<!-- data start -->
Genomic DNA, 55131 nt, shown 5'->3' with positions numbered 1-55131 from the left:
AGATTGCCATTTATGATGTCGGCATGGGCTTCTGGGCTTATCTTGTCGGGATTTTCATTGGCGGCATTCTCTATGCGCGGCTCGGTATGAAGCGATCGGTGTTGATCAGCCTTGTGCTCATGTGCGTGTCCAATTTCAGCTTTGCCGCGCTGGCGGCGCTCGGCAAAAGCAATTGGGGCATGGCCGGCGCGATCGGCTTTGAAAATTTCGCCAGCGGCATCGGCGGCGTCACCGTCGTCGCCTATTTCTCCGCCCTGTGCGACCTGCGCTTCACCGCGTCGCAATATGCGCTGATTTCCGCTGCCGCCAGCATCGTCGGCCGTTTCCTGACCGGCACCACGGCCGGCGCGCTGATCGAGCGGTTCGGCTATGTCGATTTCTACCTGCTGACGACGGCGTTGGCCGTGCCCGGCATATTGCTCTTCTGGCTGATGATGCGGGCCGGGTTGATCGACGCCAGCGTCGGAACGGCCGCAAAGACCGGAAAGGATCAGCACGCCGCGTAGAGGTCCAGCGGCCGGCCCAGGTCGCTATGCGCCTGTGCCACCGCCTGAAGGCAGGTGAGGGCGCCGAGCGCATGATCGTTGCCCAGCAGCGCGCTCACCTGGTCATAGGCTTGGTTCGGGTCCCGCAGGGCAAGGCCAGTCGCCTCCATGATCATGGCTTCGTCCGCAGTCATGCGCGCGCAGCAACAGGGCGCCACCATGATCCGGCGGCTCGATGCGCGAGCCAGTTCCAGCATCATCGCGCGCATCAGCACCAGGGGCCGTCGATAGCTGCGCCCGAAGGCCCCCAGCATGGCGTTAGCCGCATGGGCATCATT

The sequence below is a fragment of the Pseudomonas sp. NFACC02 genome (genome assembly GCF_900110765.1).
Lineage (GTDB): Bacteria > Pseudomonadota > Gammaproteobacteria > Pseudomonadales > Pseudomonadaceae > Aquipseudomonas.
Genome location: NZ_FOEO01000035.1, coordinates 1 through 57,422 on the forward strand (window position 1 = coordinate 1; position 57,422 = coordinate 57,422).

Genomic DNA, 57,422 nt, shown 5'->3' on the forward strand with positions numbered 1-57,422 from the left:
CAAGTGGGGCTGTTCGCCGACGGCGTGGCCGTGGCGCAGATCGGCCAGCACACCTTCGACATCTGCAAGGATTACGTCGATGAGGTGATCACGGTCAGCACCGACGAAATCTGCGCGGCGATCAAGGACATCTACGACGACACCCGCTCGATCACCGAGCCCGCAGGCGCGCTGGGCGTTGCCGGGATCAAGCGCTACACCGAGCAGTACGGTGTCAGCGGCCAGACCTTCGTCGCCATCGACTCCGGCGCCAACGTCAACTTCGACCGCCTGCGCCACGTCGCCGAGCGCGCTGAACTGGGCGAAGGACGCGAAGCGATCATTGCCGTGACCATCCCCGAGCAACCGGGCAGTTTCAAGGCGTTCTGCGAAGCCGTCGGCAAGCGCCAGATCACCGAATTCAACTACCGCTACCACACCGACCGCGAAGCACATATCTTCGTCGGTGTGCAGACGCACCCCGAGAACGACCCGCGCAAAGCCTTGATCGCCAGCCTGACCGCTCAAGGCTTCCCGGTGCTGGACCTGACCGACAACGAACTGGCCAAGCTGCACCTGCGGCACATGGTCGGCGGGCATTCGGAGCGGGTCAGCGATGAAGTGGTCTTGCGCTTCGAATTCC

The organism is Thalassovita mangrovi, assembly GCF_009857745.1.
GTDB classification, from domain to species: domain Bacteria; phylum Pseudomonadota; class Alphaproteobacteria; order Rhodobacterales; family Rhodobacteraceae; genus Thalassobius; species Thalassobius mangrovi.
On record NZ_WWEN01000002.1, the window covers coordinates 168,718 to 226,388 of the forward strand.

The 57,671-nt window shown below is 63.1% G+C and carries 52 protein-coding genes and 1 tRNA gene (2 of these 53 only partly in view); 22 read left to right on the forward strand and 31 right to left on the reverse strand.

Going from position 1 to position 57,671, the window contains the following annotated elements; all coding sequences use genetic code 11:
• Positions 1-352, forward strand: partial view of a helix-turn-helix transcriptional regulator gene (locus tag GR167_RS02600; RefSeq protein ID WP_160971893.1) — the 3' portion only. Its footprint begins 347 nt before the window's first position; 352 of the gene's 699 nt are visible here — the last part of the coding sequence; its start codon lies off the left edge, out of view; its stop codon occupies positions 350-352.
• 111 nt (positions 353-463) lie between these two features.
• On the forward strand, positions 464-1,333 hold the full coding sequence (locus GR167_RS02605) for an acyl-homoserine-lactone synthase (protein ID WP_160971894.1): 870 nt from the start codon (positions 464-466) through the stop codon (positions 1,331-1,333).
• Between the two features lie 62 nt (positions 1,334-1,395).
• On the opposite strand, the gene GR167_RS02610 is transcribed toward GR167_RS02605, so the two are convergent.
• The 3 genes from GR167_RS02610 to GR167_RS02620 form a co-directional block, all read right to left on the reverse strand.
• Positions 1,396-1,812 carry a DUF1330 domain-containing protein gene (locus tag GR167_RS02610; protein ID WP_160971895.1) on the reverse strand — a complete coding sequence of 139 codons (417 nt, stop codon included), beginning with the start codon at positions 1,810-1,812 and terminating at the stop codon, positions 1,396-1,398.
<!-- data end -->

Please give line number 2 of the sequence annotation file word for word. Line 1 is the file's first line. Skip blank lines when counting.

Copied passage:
AGATTGCCATTTATGATGTCGGCATGGGCTTCTGGGCTTATCTTGTCGGGATTTTCATTGGCGGCATTCTCTATGCGCGGCTCGGTATGAAGCGATCGGTGTTGATCAGCCTTGTGCTCATGTGCGTGTCCAATTTCAGCTTTGCCGCGCTGGCGGCGCTCGGCAAAAGCAATTGGGGCATGGCCGGCGCGATCGGCTTTGAAAATTTCGCCAGCGGCATCGGCGGCGTCACCGTCGTCGCCTATTTCTCCGCCCTGTGCGACCTGCGCTTCACCGCGTCGCAATATGCGCTGATTTCCGCTGCCGCCAGCATCGTCGGCCGTTTCCTGACCGGCACCACGGCCGGCGCGCTGATCGAGCGGTTCGGCTATGTCGATTTCTACCTGCTGACGACGGCGTTGGCCGTGCCCGGCATATTGCTCTTCTGGCTGATGATGCGGGCCGGGTTGATCGACGCCAGCGTCGGAACGGCCGCAAAGACCGGAAAGGATCAGCACGCCGCGTAGAGGTCCAGCGGCCGGCCCAGGTCGCTATGCGCCTGTGCCACCGCCTGAAGGCAGGTGAGGGCGCCGAGCGCATGATCGTTGCCCAGCAGCGCGCTCACCTGGTCATAGGCTTGGTTCGGGTCCCGCAGGGCAAGGCCAGTCGCCTCCATGATCATGGCTTCGTCCGCAGTCATGCGCGCGCAGCAACAGGGCGCCACCATGATCCGGCGGCTCGATGCGCGAGCCAGTTCCAGCATCATCGCGCGCATCAGCACCAGGGGCCGTCGATAGCTGCGCCCGAAGGCCCCCAGCATGGCGTTAGCCGCATGGGCATCATT